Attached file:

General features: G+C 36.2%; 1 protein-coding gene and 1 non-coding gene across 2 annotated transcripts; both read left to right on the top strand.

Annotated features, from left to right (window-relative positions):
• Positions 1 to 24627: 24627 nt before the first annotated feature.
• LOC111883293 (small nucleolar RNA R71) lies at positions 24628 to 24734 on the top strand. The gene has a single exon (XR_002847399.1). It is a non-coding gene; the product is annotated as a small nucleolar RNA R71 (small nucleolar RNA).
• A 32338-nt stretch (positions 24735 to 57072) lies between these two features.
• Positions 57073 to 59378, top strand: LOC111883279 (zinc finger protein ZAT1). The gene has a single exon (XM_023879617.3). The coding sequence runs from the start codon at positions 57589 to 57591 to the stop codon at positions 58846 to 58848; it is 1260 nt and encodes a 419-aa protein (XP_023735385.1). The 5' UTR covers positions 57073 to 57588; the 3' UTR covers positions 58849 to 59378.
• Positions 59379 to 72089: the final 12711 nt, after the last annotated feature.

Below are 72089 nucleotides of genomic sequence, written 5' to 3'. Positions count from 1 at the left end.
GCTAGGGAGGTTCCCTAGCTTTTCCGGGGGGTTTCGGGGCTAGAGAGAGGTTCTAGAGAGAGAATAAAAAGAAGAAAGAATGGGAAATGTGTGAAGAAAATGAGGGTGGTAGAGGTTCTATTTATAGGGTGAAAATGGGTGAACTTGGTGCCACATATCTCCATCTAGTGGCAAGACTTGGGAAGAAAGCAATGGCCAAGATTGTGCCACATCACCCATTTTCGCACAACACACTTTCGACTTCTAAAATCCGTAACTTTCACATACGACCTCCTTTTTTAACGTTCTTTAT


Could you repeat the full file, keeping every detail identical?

General features: G+C 36.2%; 1 protein-coding gene and 1 non-coding gene across 2 annotated transcripts; both read left to right on the top strand.

Annotated features, from left to right (window-relative positions):
• Positions 1 to 24627: 24627 nt before the first annotated feature.
• LOC111883293 (small nucleolar RNA R71) lies at positions 24628 to 24734 on the top strand. The gene has a single exon (XR_002847399.1). It is a non-coding gene; the product is annotated as a small nucleolar RNA R71 (small nucleolar RNA).
• A 32338-nt stretch (positions 24735 to 57072) lies between these two features.
• Positions 57073 to 59378, top strand: LOC111883279 (zinc finger protein ZAT1). The gene has a single exon (XM_023879617.3). The coding sequence runs from the start codon at positions 57589 to 57591 to the stop codon at positions 58846 to 58848; it is 1260 nt and encodes a 419-aa protein (XP_023735385.1). The 5' UTR covers positions 57073 to 57588; the 3' UTR covers positions 58849 to 59378.
• Positions 59379 to 72089: the final 12711 nt, after the last annotated feature.

Below are 72089 nucleotides of genomic sequence, written 5' to 3'. Positions count from 1 at the left end.
GCTAGGGAGGTTCCCTAGCTTTTCCGGGGGGTTTCGGGGCTAGAGAGAGGTTCTAGAGAGAGAATAAAAAGAAGAAAGAATGGGAAATGTGTGAAGAAAATGAGGGTGGTAGAGGTTCTATTTATAGGGTGAAAATGGGTGAACTTGGTGCCACATATCTCCATCTAGTGGCAAGACTTGGGAAGAAAGCAATGGCCAAGATTGTGCCACATCACCCATTTTCGCACAACACACTTTCGACTTCTAAAATCCGTAACTTTCACATACGACCTCCTTTTTTAACGTTCTTTAT